Without a doubt, one of the most popular and commonly used forms of renewable energy technology is solar panels. So maybe you use outdoor motion sensor lights at home, and you’re not too sure how they work.
So how do solar panels work exactly? Simply put, they take the sun’s energy and convert it into electricity. Sounds quite straight forward, doesn’t it? But in reality, this fact just brings us to more questions rather than answers.
Don’t worry, LED Light Guides is here to explain. In the following post, we will explain how solar energy works and just how does a solar panel work, to get those questions answered.
Explained – How Do Solar Panels Work?
Solar panels work by using a clever technology known as photovoltaic cells held between sheets of semi-conductive materials. When sunlight or photons hit against the panels, the semi-conductive material energizes. This is referred to as the ‘photoelectric effect’ and it is this process that produces the current required to generate electricity.
Currently, most solar panels available react only with the spectrum of visible light as this has the strongest energy. Though, major research is being conducted into using the full spectrum better and generating electricity from infrared and ultraviolet rays.
As it is a direct current, you can’t just plug solar-generated electricity into the mains. It needs to be converted first to make it a more stable and safer alternating current. In order to achieve this, the electricity generated is passed into an inverter, that can then be used in local applications, such as solar flood lights or fed into the national grid.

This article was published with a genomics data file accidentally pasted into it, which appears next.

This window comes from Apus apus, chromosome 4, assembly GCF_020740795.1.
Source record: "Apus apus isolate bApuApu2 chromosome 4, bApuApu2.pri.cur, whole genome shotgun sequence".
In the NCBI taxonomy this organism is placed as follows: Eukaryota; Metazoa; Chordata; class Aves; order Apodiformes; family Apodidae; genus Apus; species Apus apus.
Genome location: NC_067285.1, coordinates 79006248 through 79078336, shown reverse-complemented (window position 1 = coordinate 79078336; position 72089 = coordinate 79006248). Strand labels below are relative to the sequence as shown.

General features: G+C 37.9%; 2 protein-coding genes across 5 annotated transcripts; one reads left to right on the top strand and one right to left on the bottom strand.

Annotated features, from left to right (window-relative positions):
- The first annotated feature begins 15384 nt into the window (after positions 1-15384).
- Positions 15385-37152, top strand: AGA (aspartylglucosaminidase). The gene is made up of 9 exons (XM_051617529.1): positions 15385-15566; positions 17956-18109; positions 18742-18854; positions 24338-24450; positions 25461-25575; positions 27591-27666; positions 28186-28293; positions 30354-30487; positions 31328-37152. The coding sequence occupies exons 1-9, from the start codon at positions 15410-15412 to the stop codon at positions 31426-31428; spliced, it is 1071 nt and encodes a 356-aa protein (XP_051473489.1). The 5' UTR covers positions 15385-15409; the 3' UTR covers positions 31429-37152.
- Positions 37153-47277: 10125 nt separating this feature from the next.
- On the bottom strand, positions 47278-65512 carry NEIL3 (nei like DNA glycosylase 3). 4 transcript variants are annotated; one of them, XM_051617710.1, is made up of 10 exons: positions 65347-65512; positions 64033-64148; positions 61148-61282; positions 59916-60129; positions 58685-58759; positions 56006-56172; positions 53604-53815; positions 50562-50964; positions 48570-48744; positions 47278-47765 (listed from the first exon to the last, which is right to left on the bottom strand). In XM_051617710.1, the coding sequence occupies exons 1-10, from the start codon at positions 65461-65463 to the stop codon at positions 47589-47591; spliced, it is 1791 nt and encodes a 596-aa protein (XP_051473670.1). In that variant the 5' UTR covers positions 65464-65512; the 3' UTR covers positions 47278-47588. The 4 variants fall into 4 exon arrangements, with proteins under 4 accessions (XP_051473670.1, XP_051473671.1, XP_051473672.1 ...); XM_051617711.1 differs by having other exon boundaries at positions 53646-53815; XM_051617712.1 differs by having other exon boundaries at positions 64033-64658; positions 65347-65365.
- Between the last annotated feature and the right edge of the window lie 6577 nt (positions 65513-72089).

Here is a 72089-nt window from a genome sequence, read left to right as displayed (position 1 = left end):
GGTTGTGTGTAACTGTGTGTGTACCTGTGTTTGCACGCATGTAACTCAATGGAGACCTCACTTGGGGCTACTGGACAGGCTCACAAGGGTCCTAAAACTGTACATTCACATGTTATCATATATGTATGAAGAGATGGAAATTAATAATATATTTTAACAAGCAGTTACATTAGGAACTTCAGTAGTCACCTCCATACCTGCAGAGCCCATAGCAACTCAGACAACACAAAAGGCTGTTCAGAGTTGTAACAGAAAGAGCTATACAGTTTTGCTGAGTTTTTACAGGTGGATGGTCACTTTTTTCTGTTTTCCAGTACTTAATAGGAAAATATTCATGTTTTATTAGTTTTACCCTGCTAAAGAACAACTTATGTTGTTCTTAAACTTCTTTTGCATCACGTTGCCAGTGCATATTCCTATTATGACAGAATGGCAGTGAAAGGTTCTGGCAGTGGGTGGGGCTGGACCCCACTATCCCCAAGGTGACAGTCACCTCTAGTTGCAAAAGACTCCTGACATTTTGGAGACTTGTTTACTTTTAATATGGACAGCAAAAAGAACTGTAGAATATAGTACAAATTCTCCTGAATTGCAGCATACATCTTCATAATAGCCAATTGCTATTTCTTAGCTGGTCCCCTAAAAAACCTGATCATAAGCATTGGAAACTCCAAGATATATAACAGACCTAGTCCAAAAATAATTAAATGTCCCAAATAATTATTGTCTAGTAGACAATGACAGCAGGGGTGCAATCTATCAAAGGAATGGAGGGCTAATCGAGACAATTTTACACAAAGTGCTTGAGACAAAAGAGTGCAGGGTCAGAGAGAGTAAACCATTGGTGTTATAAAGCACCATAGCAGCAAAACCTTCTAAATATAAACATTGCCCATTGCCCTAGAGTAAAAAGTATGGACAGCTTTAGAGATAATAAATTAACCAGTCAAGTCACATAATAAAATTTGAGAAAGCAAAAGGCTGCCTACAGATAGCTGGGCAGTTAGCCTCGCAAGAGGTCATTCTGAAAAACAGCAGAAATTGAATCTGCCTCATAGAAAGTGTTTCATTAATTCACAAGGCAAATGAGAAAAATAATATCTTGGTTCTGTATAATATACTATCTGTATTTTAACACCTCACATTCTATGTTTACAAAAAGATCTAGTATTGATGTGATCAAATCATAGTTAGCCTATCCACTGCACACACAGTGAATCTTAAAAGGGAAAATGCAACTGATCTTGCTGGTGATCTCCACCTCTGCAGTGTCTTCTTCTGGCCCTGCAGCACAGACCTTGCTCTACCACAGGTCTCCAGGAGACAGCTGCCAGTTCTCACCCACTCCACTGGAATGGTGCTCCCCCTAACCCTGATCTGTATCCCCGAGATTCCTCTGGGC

What are the Advantages of Solar Energy?
Now that we have answered the question, how does solar energy work, let’s take a look at the advantages of solar power.
- Guaranteed electricity while the sun shines, meaning you have a continuous and reliable source of power during the day
- It’s not the heat that is required, but the sunlight so is good in areas that are not blessed with the warmth of others
- Solar paneling can be set up and installed virtually anywhere.
- Solar panels do not require much in the way of maintenance once they are in place, making them one of the easiest to manage forms of renewable energy
- They are perfect for rural and urban applications because the panels don’t produce pollution or noise while they are working.
- There are no real dangers of the cells leaking any chemicals, toxins or fumes, as they are incredibly safe and are usually constructed from silicon.
Solar Energy Challenges
It’s fair to say that despite its many positives, there are some challenges involved in using solar energy, including:
- Energy storage – because the energy is generated through the course of the day, it is important to store it so it can be used at busy times in the evening when there is no sunlight. It is crucial that a suitable form of battery storage is found to cope with the electricity volume that needs to be stored.
- General Public’s Perception – as many people have misconceptions about solar power, there still lots of educating that needs to be done to encourage a wider and greater acceptance of this renewable energy source.
- Require Monitoring – there needs to be restrictions and monitoring in place to ensure that the amount of energy generated does not exceed the demand and become unstable.